The bank stated that U.S. District Judge Sheryl H. Lipman erred in the ruling. They contend that an April 2014 email from the Department of Justice (DOJ) constituted a demand to settle claims that Tennessee Bank had knowingly initiated and underwritten substandard mortgages, and that its primary insurer, Houston Casualty Co., along with seven other co-insurers, had been provided insufficient notice of the demand. The bank claims that although the April 2014 communication covers topics such as a revised damages estimation, potential settlement, and invitations to the bank to trade information and submit an offer, the email does not contain any forceful decree seeking monetary gain. According to the bank, the DOJ did not demand a response or even suggest that any adverse action would be taken if the bank did not respond.
The related investigation originated in 2012 when the DOJ started examining whether First Tennessee Bank’s loan activity associated with Federal Housing Authority supported mortgage loans were noncompliant with the FCA. During a May 2013 meeting between representatives from First Tennessee, the DOJ, the Department of Housing and Urban Development and Georgia state prosecutors, the DOJ investigators disclosed preliminary conclusions showing the bank had, in fact, violated the FCA.
In April 2014, a DOJ official tendered an offer, documented in an email, for First Tennessee to enter into a $610 million settlement agreement regarding the allegations. In May 2014, the bank issued a notice to its insurers announcing that it was collaborating with an ongoing investigation into its underwriting activities for FHA-supported loans but failed to mention the new DOJ settlement offer.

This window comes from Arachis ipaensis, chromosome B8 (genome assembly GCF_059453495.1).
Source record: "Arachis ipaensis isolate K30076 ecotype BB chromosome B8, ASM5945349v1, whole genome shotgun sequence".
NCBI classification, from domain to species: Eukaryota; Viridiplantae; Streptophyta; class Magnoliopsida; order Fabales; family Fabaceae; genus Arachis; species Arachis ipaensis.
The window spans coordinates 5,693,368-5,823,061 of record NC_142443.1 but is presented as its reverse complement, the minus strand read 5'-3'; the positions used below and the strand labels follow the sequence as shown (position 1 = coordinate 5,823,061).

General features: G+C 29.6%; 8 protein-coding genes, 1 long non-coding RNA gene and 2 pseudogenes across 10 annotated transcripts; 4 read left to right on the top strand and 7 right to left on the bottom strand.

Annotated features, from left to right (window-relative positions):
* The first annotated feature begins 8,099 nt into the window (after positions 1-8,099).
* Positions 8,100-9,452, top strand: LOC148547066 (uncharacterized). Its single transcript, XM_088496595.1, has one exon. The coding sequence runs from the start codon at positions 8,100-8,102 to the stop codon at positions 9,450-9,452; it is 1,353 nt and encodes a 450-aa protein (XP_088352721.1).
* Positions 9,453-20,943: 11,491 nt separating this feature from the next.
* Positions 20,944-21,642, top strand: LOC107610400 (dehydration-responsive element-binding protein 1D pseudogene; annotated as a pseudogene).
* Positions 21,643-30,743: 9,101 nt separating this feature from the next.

In June 2015, the bank chose to settle the DOJ’s claims for $212.5 million. Before the final settlement, First Tennessee filed suit in Tennessee federal court against the insurance companies, requesting a ruling forcing them to contribute their maximum $75 million coverage limits to help fund the settlement.
The insurance companies collectively argued that they not be obligated to fund the settlement because they had not received timely or adequate notice during the policy period. The bank responded that it had provided sufficient notice of the DOJ probe claim to its insurers.
Judge Lipman sided with the insurers that the DOJ official’s April 2014 email represented a claim for which the bank should have provided notice to its insurers. The judge ruled that the bank’s notice of claim did not contain adequate information to enlighten the insurers of the importance of the claim, pointing out that the message made no mention of the pending $610 settlement offer.
In appealing the decision, First Tennessee argued that Judge Lipman errantly dismissed communications made by DOJ officials in April 2014, and denied making a demand and saying they were merely conducting an investigation. Instead, the bank claimed the government was seeking to extend a previously existing tolling agreement to June 2014. The bank contended that because there was no demand made and no confirmation that the government would pursue a claim, that the notice it gave to its insurers of the communications was adequate and compliant with the policy requirements.
First Tennessee further argued that the insurers waived their notice defense after they failed to object, investigate, or request additional information until they were provided notice of a government settlement demand in December 2014.